They also discuss earlier studies, including one by Koch et al in 2002 comparing bacterial survival (Bacillus subtilis and Pseudomonas fluorescens) on wood, plastic and stainless steel, noting. “A remarkably great difference in the survival of the bacteria on the surface of the samples was observed between wooden samples and plastic and steel. Oak showed the highest decrease rate in bacterial titre, followed by beech and ash. Bacteria survived longest on plastic followed by stainless steel.”
Other Reasons to Choose Wood Cutting Boards Over Plastic, Glass or Ceramic Cutting Boards
- Wood cutting boards protect your knives and don’t dull them like ceramic or glass cutting boards.
- Wood is completely biodegradable and renewable.
- Wood cutting boards may support small business. Check out your local farmers markets and craft fairs for handmade products.
How to Care for Your Wood Cutting Board
Wash boards after each use in warm, soapy water. If you have chunks of food stuck on the surface, use a knife or kitchen scraper to remove most of it before washing. Do not leave boards to soak! Do not wash wooden cutting boards in the dishwasher. They will absorb water, and this could trash your cutting board. Dry thoroughly before storing. I prefer air drying in the dish rack.
To remove odors, rub down with half a lemon or spritz with some vinegar. This will also help sanitize the board.
Wood cutting boards should be regularly seasoned with a good quality cutting board oil. You can find them in most hardware stores. Mineral oil is typically used, since it does not go rancid. Do not use vegetable oil or olive oil.
There are oil blends such as Block Bros. Block Oil and Boos Block Mystery Oil that are made with shelf stable edible oils. To season, start with a clean, dry cutting board. Coat entire surface with a layer of oil and rub it in. Let set to absorb in warm, dry area for 12 to 24 hours. Buff to remove any oil that may not have been absorbed. Repeat as needed any time your board starts looking dull.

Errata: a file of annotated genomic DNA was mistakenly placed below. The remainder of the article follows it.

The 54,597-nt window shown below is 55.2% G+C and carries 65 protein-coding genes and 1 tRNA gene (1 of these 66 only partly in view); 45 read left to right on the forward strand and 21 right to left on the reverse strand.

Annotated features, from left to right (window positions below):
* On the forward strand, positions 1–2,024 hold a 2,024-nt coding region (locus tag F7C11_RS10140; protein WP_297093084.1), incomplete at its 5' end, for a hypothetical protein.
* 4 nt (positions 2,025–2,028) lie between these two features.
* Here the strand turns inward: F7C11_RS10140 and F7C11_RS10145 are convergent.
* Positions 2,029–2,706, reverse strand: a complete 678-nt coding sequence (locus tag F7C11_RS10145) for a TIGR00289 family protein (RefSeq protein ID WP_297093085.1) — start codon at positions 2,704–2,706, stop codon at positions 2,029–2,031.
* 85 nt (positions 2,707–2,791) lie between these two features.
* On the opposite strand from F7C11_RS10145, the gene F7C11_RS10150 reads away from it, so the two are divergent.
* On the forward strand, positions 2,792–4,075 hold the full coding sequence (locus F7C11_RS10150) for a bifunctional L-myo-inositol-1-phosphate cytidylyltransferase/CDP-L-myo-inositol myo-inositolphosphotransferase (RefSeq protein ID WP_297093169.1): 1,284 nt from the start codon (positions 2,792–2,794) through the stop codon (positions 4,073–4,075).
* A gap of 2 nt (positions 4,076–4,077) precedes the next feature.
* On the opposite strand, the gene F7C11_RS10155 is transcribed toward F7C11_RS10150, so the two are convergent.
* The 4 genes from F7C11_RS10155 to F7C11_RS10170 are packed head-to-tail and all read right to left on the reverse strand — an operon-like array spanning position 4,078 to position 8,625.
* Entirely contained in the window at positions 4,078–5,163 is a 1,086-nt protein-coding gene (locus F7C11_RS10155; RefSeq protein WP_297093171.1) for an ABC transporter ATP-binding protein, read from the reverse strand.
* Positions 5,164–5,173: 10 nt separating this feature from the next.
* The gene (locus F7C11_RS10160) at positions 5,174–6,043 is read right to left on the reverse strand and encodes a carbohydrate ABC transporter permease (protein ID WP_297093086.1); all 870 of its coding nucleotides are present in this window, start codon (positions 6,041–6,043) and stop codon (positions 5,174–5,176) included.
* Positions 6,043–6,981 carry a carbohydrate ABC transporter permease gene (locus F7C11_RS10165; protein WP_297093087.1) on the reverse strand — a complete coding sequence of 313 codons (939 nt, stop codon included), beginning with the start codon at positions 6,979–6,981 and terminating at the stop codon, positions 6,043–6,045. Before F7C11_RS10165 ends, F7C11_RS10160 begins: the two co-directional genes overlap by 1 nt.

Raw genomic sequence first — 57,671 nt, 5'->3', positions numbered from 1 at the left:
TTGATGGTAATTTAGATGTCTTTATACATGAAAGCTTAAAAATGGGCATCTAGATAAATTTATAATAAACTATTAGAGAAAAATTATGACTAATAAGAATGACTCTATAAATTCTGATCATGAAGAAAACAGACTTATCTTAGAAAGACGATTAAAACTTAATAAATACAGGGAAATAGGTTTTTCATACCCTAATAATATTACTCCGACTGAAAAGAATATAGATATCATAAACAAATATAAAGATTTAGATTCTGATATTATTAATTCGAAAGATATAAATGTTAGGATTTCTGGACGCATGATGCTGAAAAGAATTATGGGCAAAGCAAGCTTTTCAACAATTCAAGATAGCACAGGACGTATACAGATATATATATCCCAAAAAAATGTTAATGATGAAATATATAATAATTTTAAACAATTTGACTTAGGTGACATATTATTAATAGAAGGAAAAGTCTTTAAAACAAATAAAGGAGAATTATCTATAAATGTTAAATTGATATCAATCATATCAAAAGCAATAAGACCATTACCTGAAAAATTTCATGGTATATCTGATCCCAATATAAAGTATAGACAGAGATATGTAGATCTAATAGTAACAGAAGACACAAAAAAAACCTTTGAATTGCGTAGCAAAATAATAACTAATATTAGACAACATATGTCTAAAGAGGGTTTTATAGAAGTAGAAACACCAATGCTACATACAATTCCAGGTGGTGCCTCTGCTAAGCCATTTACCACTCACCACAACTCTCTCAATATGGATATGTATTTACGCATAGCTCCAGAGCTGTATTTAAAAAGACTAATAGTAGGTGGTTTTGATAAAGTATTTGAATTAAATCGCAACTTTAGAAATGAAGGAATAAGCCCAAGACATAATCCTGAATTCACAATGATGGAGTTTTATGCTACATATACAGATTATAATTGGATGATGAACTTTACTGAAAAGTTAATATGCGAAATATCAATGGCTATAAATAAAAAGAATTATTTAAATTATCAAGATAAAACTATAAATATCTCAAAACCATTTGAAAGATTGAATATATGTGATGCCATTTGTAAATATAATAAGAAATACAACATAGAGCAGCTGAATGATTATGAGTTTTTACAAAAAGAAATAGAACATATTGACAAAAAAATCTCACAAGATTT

Keep your knives sharp. Dull knives mean that you have to press harder to cut, which will mark up your board.
Basic Food Safety Applies No Matter Which Type of Cutting Board You Use
- Wash hands frequently using a non-toxic soap and hot water. You do not need antibacterial products such as those that contain triclosan, which can break down into a form of dioxin in the environment. (Read more about the chemicals used in cleaning products.)
- Clean surfaces frequently with hot, soapy water or a combination of a spray of hydrogen peroxide followed by a spray of white vinegar, which is an extremely effective disinfectant. Keep one bottle of each on hand and apply as needed. Make sure to store the hydrogen peroxide in a dark bottle, as light will cause it to break down.
- Don’t use sponges. They tend to stay wet and moist – perfect breeding conditions for bacteria. If you still feel compelled to use them, check out Do’s and Don’ts of Kitchen Sponge Safety. I prefer the use of dishcloths, washed frequently and spread out to dry between uses. Line drying in the sun will help kill bacteria, as will microwaving a very wet dishcloth for about a minute, or washing in hot water and drying thoroughly.
- Don’t cross contaminate. Keep meat away from produce, cooked food away from raw food, etc. Don’t grill and put the finished meat on the same plate you used for the raw meat.
- Choose the cleanest food possible. Meat and eggs from healthy animals are less likely to harbor bad bacteria. If it’s from your own garden/land or from someone you know, you can more control over what the food may be exposed to. Organic does not necessarily mean pathogen free, but it may help. See E Coli Facts from the Organic Trade Association.
- Cook to safe temperatures, refrigerate promptly. Bacteria proliferate faster at room temps. You can read more about food safety at “Protect Yourself from Salmonella and E Coli Naturally“.
Stay safe and enjoy your time in the kitchen, and share this post if you think others would also find it useful.
You may also enjoy:
- 5 Creative Cutting Board Uses
- Proteak Cutting Board Review
- 7 Things Your Should Never Do To Your Cutting Board
P.S. The beautiful cutting boards in this post are from Boos Block (top and bottom photos) and Teakhaus by Proteak.
Originally posted in 2013, updated in 2017.